Three Republican-led states are suing the Biden administration over the decision to end Trump-era pandemic restrictions at the US border. Former US President Donald Trump effectively blocked migrants from entering the US using a public health authority known as Title 42, which cited pandemic concerns to stop many migrants from crossing the border and seeking asylum in the US. The restrictions had been criticized by immigrant advocates, public health experts and even officials within the Trump administration who believed it to be driven by political motivations. On May 23, the Biden administration will lift the policy, teeing up a major battle with Republican lawmakers. In the meantime, the three states that filed the suit Sunday — Missouri, Arizona and Louisiana — said ending the Trump-era policies would result in “unmitigated chaos and catastrophe” at the border.

5. Hate crimes

A man who allegedly assaulted seven Asian women in New York City in February has been indicted on multiple hate crime charges, the Manhattan District Attorney’s Office announced yesterday. During the attacks, Steven Zajonc, 28, allegedly injured six victims, resulting in bleeding cuts and bruises to their faces, and one victim was knocked unconscious and treated for a concussion, prosecutors said. Hate crimes against Asians increased so much during the Covid-19 pandemic that the New York Police Department created an Asian Hate Crime Task Force. The Manhattan District Attorney’s Office says it has 27 open cases related to anti-Asian crimes, while the NYPD has recorded 158 incidents of hate crimes against Asians between March 2020 and December 2021.


NCAA men’s basketball championship

Whew, that was a game for the books! Kansas beat North Carolina in a slim 72-69 victory to earn its 4th NCAA championship title.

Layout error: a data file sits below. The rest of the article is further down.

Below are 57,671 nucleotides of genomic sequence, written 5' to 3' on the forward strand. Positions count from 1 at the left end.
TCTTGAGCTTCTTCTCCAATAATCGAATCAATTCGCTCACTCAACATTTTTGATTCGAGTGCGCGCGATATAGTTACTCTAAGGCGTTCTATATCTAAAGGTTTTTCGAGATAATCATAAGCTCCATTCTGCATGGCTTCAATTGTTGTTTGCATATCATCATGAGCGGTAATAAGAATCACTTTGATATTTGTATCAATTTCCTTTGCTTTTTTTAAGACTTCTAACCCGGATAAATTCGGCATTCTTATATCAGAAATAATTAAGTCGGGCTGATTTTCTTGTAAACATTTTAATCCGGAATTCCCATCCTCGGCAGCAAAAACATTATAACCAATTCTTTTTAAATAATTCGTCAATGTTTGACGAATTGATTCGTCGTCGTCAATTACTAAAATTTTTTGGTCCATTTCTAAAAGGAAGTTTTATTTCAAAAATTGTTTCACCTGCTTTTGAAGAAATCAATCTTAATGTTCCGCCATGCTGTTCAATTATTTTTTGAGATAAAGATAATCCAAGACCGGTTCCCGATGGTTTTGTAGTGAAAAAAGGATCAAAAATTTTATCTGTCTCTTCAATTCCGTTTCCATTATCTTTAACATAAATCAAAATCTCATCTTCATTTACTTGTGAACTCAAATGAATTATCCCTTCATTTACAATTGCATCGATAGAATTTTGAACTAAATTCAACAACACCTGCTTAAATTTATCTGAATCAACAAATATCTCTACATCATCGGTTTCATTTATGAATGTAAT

The Bidens will host a White House wedding reception for their granddaughter in November

Imagine being a guest and hearing “Secret Service agents will escort you to table 5.” So elegant and exclusive!

Kanye West drops out of Coachella

A source close to West said he does not want to take the stage in the midst of his divorce battle with Kim Kardashian and other ongoing feuds.

Shanghai to New York in just a couple of hours?

It’s very possible if you fly in a hypersonic space plane!

Tokyo’s iconic Nakagin Capsule Tower to be demolished

This eye-catching structure, which once offered a futuristic vision of urban living, recently fell into major disrepair.



That’s how much of Twitter’s stock Elon Musk recently purchased, according to a filing yesterday, making him the largest shareholder in the company. Musk did not disclose what he paid for the shares, but his stake was worth nearly $3 billion based on Friday’s closing price. Musk did not reveal his reasoning behind the purchase or any plans for the company, but he has been a high-profile critic of Twitter policies in the past. The move could signal an effort by Musk to take a more active role in the way Twitter operates.


“For the first time in human history, we’re not going to have access to the night sky in the way that we’ve seen it.”

— Samantha Lawler, an assistant professor of astronomy at the University of Regina in Canada, on satellite pollution threatening to alter our view of the night sky. Lawler predicts that in less than a decade, 1 out of every 15 points of light in the night sky will be a moving satellite.


Check your local forecast here>>>


Where does your favorite coffee actually come from?

Enjoying your cup of coffee this morning? If you like major brands such as Starbucks, Dunkin’ or McDonalds, check out this quick animated map showing where the beans likely originated. (Click here to view)